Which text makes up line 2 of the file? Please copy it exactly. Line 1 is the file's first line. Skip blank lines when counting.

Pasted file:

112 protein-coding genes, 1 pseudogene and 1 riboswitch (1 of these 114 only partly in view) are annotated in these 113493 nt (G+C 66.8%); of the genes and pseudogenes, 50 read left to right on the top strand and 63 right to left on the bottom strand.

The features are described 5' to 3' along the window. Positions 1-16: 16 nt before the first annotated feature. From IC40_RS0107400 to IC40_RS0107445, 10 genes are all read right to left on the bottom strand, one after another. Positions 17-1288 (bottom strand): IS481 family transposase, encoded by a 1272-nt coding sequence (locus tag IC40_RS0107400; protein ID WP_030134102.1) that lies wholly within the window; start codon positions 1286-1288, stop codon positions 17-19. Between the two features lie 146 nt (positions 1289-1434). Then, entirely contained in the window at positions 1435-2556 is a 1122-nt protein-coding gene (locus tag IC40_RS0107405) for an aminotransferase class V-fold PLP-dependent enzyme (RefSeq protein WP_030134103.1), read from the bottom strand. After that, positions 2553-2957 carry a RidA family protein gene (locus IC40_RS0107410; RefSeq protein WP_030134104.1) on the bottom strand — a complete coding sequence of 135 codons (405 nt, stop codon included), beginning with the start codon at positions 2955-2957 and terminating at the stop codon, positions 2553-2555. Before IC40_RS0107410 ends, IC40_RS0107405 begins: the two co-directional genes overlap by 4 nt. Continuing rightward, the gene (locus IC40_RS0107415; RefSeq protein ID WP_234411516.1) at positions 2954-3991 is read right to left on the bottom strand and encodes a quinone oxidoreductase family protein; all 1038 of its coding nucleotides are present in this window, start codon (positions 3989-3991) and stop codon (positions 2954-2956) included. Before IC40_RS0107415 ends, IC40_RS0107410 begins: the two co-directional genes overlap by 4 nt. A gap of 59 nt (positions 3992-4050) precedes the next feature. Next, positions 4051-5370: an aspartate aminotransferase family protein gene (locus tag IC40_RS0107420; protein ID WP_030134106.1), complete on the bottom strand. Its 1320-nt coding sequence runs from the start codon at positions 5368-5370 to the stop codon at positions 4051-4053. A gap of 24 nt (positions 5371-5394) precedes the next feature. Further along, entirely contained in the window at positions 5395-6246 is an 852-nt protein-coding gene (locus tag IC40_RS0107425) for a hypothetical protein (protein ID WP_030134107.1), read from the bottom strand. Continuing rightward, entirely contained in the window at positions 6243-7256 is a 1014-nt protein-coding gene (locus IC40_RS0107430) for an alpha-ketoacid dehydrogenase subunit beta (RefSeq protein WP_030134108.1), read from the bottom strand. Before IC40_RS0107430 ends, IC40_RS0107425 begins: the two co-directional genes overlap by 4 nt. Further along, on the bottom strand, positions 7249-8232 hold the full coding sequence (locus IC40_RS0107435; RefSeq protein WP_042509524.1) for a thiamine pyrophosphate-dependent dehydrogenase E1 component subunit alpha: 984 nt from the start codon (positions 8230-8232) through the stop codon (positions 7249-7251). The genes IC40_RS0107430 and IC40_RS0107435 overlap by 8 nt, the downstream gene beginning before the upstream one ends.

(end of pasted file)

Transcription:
The features are described 5' to 3' along the window. Positions 1-16: 16 nt before the first annotated feature. From IC40_RS0107400 to IC40_RS0107445, 10 genes are all read right to left on the bottom strand, one after another. Positions 17-1288 (bottom strand): IS481 family transposase, encoded by a 1272-nt coding sequence (locus tag IC40_RS0107400; protein ID WP_030134102.1) that lies wholly within the window; start codon positions 1286-1288, stop codon positions 17-19. Between the two features lie 146 nt (positions 1289-1434). Then, entirely contained in the window at positions 1435-2556 is a 1122-nt protein-coding gene (locus tag IC40_RS0107405) for an aminotransferase class V-fold PLP-dependent enzyme (RefSeq protein WP_030134103.1), read from the bottom strand. After that, positions 2553-2957 carry a RidA family protein gene (locus IC40_RS0107410; RefSeq protein WP_030134104.1) on the bottom strand — a complete coding sequence of 135 codons (405 nt, stop codon included), beginning with the start codon at positions 2955-2957 and terminating at the stop codon, positions 2553-2555. Before IC40_RS0107410 ends, IC40_RS0107405 begins: the two co-directional genes overlap by 4 nt. Continuing rightward, the gene (locus IC40_RS0107415; RefSeq protein ID WP_234411516.1) at positions 2954-3991 is read right to left on the bottom strand and encodes a quinone oxidoreductase family protein; all 1038 of its coding nucleotides are present in this window, start codon (positions 3989-3991) and stop codon (positions 2954-2956) included. Before IC40_RS0107415 ends, IC40_RS0107410 begins: the two co-directional genes overlap by 4 nt. A gap of 59 nt (positions 3992-4050) precedes the next feature. Next, positions 4051-5370: an aspartate aminotransferase family protein gene (locus tag IC40_RS0107420; protein ID WP_030134106.1), complete on the bottom strand. Its 1320-nt coding sequence runs from the start codon at positions 5368-5370 to the stop codon at positions 4051-4053. A gap of 24 nt (positions 5371-5394) precedes the next feature. Further along, entirely contained in the window at positions 5395-6246 is an 852-nt protein-coding gene (locus tag IC40_RS0107425) for a hypothetical protein (protein ID WP_030134107.1), read from the bottom strand. Continuing rightward, entirely contained in the window at positions 6243-7256 is a 1014-nt protein-coding gene (locus IC40_RS0107430) for an alpha-ketoacid dehydrogenase subunit beta (RefSeq protein WP_030134108.1), read from the bottom strand. Before IC40_RS0107430 ends, IC40_RS0107425 begins: the two co-directional genes overlap by 4 nt. Further along, on the bottom strand, positions 7249-8232 hold the full coding sequence (locus IC40_RS0107435; RefSeq protein WP_042509524.1) for a thiamine pyrophosphate-dependent dehydrogenase E1 component subunit alpha: 984 nt from the start codon (positions 8230-8232) through the stop codon (positions 7249-7251). The genes IC40_RS0107430 and IC40_RS0107435 overlap by 8 nt, the downstream gene beginning before the upstream one ends.